The Carolina Covenant

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Teon Brooks, a former Carolina Covenant Scholar, prepares to observe the brain activity of his friend Matt Lowder, background, on the computer screen in his lab at the University of North Carolina at Chapel Hill.

Teon Brooks, a former Carolina Covenant Scholar, prepares to observe the brain activity of his friend Matt Lowder, background, on the computer screen in his lab at the University of North Carolina at Chapel Hill.

The Carolina Covenant is part of Carolina’s commitment to making college possible for qualified students regardless of their financial means. Eligible low-income students who are admitted to Carolina can enroll without worrying about how they will pay for it. And, if they work 10 hours to 12 hours per week in a federal work-study job, they can graduate debt-free. The Carolina Covenant also includes academic and personal support services to help Covenant Scholars make the most of their college experience and succeed in completing their undergraduate degree program.

Since the day it was announced by then-Chancellor James Moeser, the Carolina Covenant has been embraced by the entire campus community. Students, faculty, administrators and departments across campus eagerly welcome Covenant Scholars and seek ways to help them succeed.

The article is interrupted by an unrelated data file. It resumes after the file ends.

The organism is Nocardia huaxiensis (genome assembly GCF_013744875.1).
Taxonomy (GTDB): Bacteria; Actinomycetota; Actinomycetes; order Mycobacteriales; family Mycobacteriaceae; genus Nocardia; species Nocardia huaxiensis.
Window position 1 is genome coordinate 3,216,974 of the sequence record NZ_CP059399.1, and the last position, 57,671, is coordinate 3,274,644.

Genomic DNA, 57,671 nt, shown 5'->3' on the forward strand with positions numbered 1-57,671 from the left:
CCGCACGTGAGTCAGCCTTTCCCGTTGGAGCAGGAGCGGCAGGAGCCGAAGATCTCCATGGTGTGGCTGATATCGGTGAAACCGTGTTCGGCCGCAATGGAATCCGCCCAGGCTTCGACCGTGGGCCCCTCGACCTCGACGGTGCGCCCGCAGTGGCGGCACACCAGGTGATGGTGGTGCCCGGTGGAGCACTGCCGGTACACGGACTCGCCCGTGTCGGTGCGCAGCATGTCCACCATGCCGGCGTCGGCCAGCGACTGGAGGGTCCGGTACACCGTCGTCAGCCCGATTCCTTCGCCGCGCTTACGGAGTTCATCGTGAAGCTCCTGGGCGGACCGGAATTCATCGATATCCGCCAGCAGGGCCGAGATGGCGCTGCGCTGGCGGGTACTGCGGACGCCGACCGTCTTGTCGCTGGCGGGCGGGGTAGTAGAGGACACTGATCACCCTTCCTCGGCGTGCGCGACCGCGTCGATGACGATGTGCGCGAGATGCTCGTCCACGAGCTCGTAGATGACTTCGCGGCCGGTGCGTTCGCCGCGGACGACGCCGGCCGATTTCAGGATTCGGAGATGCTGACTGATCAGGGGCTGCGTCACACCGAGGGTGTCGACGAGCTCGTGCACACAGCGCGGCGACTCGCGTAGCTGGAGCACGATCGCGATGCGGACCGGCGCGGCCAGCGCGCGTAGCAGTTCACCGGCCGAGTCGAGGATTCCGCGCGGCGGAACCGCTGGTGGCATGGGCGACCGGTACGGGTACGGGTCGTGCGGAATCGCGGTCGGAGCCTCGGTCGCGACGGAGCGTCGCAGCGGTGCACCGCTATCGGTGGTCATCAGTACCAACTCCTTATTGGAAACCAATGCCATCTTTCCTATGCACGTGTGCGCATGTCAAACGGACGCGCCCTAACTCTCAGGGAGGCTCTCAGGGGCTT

Carolina was the first major public U.S. university to announce plans for such a program in 2003. Since then, more than 90 similar programs have been established at public and private U.S. colleges and universities. Many of these programs, like Carolina’s, respond to rapidly changing demographics and social needs, such as rising high school dropout and poverty rates.

The Carolina Covenant enrolled its 10th class in fall 2013 with at least 649 new first-year and transfer students. Currently, an estimated 2,600 Covenant Scholars are studying at Carolina, and more than 4,600 students have benefited from the program since it began.

The Carolina Covenant helps close the four-year graduation gap between students from low-income families and their more affluent peers. University research has compared Covenant Scholars who enrolled in 2007 with a group of 2003 entering students who would have qualified for the program. Covenant students performed 15.1 percentage points better in four-year graduation rates (71.8 percent) than the comparison group.